Jessica Yager: Why moderates must find a way to unite politically on campus

Early in September I arrived as a freshman at GW, the most politically active school in the nation. Coming from a small public school in New Jersey, I expected to finally find an outlet for my political views. While I met some very interesting GW College Democrats and GW College Republicans (and actually became a paid member of both organizations), I did not quite fit into either group.

The GW College Democrats, for all their strong points, seem to end every argument by bashing the CRs and their viewpoints. As you could probably guess, the GW College Republicans, with all their strengths, quite frequently choose to do the same to the opinions of the CDs. If you have not experienced these meetings, trust me. If you share viewpoints from both sides you can feel pretty uncomfortable trapped within the heated arguments of these two organizations. I do not mean to insinuate that we as moderates always remain along the middle line, but people with split views care just as much about this country and its policies as those who follow party lines, and we deserve a say as well.

I am sure there are others just like me all around campus whose views cannot be limited to party values. Surprisingly enough, at such a politically active school there is no safe haven for moderates. It does not seem right that at a university that claims to be so open and politically active there is no moderate organization.

So what are we left to do? Just because we may not be polarized in our beliefs does not mean we should have to be politically inactive on campus, especially during this crucial time in the history of American politics. Some could say we have the best of both worlds – we can participate in events associated with both the conservatives and liberals.

To credit both student organizations on campus, we really are welcomed with open arms, and I am very thankful for that, but it is simply not enough. Moderates deserve more than to just be able to attend events hosted by both the CDs and the CRs. We deserve our own forum for political discussion and our own organization to rely on.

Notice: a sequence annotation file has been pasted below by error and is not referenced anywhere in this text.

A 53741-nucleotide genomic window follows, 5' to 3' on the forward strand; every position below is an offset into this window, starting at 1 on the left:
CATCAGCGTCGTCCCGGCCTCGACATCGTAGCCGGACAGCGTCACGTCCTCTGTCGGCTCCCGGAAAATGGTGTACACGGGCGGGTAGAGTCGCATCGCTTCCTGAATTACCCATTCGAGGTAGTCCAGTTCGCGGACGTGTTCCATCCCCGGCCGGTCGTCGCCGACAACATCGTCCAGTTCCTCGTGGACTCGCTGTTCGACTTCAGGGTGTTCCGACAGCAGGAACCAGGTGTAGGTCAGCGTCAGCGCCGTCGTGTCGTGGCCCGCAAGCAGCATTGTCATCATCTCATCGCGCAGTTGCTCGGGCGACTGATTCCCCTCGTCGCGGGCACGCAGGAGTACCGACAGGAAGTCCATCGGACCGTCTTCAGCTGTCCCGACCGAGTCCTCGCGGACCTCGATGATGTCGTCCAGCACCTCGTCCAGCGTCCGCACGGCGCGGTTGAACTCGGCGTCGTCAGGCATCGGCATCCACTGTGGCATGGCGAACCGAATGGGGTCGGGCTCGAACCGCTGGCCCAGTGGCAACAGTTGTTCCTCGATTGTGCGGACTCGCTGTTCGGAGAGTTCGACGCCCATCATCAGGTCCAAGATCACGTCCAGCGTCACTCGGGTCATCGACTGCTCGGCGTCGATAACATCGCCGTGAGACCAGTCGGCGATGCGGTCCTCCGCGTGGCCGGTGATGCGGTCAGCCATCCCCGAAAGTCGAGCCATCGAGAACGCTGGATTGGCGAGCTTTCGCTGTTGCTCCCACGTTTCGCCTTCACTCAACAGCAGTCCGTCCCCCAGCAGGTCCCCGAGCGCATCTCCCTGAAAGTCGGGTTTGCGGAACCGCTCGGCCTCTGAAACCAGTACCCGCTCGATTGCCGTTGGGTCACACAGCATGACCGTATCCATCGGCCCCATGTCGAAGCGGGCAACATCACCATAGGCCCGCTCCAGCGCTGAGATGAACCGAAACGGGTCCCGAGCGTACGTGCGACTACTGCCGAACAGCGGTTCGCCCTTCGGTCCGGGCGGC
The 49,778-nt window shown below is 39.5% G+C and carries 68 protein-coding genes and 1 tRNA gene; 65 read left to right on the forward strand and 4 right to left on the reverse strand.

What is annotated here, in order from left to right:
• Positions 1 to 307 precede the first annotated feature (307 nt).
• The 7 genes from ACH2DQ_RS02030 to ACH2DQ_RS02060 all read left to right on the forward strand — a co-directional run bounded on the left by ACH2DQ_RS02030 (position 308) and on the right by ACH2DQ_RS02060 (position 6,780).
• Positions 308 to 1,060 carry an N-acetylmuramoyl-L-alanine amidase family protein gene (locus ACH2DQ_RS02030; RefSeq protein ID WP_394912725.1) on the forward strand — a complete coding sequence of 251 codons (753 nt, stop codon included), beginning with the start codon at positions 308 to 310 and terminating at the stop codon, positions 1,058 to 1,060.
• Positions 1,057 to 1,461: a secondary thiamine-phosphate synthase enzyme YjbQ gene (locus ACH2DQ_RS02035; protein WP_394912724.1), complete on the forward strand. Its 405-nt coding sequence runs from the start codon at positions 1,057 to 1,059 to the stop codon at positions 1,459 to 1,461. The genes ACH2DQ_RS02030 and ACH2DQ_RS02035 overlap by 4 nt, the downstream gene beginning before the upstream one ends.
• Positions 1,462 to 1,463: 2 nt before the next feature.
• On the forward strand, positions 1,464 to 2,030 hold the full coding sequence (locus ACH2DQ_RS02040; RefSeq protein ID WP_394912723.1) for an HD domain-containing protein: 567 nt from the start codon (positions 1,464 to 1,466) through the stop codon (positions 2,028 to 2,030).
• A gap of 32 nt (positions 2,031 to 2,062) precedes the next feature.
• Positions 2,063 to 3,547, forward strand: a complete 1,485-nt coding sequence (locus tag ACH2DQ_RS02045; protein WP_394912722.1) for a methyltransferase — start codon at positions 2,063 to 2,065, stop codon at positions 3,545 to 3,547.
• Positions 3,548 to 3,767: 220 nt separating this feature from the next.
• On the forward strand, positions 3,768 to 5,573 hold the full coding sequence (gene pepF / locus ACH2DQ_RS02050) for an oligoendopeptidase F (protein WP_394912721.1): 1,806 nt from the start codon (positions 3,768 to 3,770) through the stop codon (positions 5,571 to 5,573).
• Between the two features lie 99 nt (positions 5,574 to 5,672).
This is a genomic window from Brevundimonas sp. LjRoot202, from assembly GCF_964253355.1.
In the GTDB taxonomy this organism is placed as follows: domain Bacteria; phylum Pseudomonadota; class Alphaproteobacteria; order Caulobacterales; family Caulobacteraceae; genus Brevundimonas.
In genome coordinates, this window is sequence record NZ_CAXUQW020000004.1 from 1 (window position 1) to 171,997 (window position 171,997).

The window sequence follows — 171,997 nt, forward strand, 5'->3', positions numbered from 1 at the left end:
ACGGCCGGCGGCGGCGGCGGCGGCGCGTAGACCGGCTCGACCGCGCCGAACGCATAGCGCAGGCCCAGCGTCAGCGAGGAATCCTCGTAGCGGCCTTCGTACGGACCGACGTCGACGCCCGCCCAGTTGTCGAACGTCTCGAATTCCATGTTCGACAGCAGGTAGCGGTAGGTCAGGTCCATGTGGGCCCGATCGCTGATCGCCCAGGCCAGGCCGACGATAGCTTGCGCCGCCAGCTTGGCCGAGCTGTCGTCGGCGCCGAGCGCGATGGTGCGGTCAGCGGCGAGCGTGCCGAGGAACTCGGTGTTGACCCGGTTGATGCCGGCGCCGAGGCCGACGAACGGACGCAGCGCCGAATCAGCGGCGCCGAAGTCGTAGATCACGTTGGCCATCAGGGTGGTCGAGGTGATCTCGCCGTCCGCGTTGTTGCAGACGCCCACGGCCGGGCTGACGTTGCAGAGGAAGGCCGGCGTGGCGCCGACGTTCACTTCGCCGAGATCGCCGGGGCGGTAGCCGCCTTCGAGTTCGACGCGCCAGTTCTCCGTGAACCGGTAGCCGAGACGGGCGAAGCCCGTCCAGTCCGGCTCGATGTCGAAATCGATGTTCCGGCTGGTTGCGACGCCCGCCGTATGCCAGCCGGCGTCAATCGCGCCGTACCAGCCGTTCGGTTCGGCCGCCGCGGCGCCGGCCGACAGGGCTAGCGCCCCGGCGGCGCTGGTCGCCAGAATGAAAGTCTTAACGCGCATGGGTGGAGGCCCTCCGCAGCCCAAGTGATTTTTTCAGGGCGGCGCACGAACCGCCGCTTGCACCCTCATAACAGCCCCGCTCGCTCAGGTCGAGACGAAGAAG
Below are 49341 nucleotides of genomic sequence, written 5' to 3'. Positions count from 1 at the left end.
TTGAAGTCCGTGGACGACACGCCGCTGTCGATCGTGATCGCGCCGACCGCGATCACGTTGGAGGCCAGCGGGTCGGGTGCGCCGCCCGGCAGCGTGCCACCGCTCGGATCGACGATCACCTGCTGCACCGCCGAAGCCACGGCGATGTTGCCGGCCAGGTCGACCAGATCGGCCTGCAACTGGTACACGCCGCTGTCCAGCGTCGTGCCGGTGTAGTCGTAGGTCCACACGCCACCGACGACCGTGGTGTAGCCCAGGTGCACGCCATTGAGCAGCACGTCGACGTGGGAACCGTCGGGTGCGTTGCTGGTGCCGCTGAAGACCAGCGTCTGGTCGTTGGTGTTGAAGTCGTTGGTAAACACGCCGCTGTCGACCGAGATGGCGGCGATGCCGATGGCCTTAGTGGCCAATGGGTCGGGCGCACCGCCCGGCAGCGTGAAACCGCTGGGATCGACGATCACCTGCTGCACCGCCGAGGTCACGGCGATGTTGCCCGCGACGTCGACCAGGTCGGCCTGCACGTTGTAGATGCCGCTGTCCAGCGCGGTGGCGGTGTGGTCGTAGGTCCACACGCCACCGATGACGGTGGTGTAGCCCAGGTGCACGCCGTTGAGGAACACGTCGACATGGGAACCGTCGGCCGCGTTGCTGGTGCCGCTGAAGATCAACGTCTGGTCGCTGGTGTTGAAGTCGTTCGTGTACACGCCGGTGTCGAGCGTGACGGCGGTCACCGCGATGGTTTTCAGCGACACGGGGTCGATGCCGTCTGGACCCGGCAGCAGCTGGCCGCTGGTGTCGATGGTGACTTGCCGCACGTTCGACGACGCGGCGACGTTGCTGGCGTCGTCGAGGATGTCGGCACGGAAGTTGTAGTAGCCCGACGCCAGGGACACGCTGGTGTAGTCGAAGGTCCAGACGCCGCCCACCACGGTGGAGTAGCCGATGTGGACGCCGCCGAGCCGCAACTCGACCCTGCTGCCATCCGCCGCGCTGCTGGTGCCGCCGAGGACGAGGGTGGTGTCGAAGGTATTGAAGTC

I know I am not alone in these feelings of isolation, but really, how are moderates to find one another on such a large and diverse campus? Let’s face it, it is hard for some people to openly discuss their opinions with those on either side of the political spectrum. In fact, while I was sitting in my hallway contemplating this issue, my neighbor inquired about it. I discovered another lonely moderate living only 100 feet from me and we did not even realize our commonality. The difficulty in uniting moderates is relatively simply – we all have different views so we cannot be united through similar viewpoints. Instead moderates must step past their political differences (which is not always as easy as it sounds) and unite purely as individuals.

Fortunately, there is a solution to this problem – create a new student group. There is definitely no better time than now with the 2008 election right around the corner to create a moderate organization here at GW.

Sure, there are not as many large-scale events that could be planned for moderates, certainly none to match those of the CDs or the CRs, but a moderate organization would play an even greater role on campus. It would afford a forum for discussion on the major issues confronting the nation and the world from a nonpartisan stand point providing all moderates, independent, and whoever else felt they needed an open forum with a place to talk, debate and meet others with similar viewpoints. After all, all anyone really wants is an opportunity to be heard.

The writer is a freshman majoring in political science and philosophy.

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